Last time, three very different Mysterios converged on Midtown High for reasons of varying complexity. Klum was thwarted, Berkhart was arrested and Beck... well no-one's quite sure about Beck, I'm sure Peter David will return to him in due course. More importantly, we discovered that the new school nurse, Miss Arrow, has a secret agenda. She can produce murderous spikes from her wrists, and is desperate to keep Peter at Midtown High. This proves to be very difficult because since last issue, Spidey has turned his back on superhero registration, denounced the act, betrayed Iron Man and gone to bat for Captain America. Miss something? Check out Civil War #5 and Amazing Spider-Man Vol. 1 #536. Suffice to say Spider-Man is now back in the red and blue, and trying to cope with the sorry turn his life has taken. Of course, it's about to get worse.
Sitting in her bedroom, in her mother's house, Deborah Whitman is looking at a the book she has written. It is entitled "Two-Faced: How Peter Parker Ruined My Life". Is this the sort of kiss-and-tell trash that all celebrities have to deal with? Is Deb Whitman just an old girlfriend with a grudge? Well, she doesn't seem pleased with the vitriolic spin her publisher has put on the book. It, and the memory of Peter, drives her to tears. Time will shed more light on this, she's about to catch a plane to New York for a book signing.
Meanwhile, in the Big Apple, a bunch of masked and heavily armed thugs are about to storm into Midtown High and take the students hostage. Good old JJJ has laid down a fat reward for Spidey's capture (how many times has he done that now?), and these guys plan to force Spider-Man into the open. It's a bad plan, we know it'll never work, and they see that soon enough.
Their way into the school is blocked, not by Spider-Man, but by Wolverine. Wolverine takes down the group in no time flat. Funny, he doesn't seem to fight like Wolverine. There's an awful lot of jumping and punching, but not so much with the claws. One thug manages to slip off and run for his life. He thinks he has made it, when he realises that he has jumped from the frying pan into he fire: he is face to face with the Punisher!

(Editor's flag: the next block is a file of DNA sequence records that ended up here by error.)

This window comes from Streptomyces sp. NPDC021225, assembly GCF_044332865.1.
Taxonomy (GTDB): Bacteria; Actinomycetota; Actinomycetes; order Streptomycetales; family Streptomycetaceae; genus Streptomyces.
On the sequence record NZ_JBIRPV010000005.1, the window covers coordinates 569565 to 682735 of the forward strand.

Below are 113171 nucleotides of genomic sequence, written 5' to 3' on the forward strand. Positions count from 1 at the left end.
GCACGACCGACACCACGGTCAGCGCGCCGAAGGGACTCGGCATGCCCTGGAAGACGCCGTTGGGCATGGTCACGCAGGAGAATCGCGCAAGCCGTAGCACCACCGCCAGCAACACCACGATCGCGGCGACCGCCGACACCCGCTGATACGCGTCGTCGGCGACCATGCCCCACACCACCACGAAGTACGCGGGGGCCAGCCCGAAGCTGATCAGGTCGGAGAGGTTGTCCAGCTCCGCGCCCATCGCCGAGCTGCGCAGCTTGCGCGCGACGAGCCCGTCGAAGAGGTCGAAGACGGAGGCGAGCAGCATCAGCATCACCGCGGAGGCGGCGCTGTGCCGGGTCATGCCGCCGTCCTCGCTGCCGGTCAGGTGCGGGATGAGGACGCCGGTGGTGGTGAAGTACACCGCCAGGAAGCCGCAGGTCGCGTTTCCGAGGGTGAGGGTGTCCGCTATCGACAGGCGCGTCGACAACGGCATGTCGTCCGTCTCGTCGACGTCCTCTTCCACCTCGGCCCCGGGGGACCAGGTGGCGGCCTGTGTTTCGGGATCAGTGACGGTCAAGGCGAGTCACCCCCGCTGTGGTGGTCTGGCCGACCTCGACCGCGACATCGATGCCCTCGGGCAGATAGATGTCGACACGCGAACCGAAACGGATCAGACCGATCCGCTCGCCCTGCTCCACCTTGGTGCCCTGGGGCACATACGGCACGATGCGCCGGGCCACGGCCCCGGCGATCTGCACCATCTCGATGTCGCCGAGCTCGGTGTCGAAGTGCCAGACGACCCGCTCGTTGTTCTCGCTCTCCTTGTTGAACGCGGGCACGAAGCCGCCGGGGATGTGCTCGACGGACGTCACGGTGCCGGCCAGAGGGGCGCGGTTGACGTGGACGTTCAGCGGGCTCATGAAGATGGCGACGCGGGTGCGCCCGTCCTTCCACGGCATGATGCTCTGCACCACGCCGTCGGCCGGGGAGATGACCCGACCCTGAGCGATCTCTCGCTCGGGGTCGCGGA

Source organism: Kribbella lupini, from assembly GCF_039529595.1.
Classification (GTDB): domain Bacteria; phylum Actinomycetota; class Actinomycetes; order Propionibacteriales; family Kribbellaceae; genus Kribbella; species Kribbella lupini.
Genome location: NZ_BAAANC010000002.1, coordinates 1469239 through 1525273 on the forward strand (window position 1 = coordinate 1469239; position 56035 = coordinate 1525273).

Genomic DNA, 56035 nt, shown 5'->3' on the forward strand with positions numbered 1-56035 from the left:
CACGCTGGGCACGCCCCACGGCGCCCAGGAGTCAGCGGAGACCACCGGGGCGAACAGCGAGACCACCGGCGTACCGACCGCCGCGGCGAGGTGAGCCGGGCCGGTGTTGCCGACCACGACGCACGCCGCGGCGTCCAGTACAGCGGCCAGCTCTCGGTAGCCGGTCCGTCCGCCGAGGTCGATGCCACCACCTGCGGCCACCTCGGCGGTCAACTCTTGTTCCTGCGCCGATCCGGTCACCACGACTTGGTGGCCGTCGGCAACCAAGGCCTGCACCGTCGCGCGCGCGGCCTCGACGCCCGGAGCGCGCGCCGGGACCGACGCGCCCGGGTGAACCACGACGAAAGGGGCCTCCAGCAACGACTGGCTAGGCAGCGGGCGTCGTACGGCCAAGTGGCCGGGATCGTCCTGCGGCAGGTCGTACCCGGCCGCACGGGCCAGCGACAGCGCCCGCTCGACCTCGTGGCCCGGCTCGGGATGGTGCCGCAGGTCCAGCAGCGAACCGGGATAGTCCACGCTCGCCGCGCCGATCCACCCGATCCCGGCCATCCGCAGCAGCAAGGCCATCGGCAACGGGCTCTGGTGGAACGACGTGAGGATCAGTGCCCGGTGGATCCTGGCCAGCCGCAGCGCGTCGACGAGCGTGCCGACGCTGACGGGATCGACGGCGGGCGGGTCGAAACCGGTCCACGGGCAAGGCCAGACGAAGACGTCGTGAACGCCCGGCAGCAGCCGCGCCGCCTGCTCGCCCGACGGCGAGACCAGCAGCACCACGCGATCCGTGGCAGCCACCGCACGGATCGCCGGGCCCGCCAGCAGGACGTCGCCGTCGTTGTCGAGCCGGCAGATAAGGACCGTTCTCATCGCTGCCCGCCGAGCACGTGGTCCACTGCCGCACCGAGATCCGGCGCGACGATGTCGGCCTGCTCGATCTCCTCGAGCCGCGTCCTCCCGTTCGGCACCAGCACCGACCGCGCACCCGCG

Pause for a moment. Wolverine and the Punisher team up in a Spider-Man book. Ah, it feels like the 1990s all over again. Don't worry though, there's more going on here than meets the eye. The Punisher scares the living daylights out of the thug, and sends him on his way with a message: Midtown High is protected, stay away. As the thug runs off the Punisher pulls out a something that looks like a TV remote. He clicks it once: he's Wolverine. He clicks it twice: he's Spider-Man.
I'd stop and explain that, but it's flashback time. In the wake of the defeat of Mysterio, Spider-Man is having a candid talk with Miss Arrow. She is telling Peter to stay in the school, that to leave would be irresponsible. People like Aunt May and MJ are protected by the Avengers, but no-one protects this school except him. Everyone knows how much the school and the students mean to Peter. If he leaves, then numerous villains and super-villains would descend on the school and tear it shreds, simply to revenge themselves on him. Makes a fair point, doesn't she?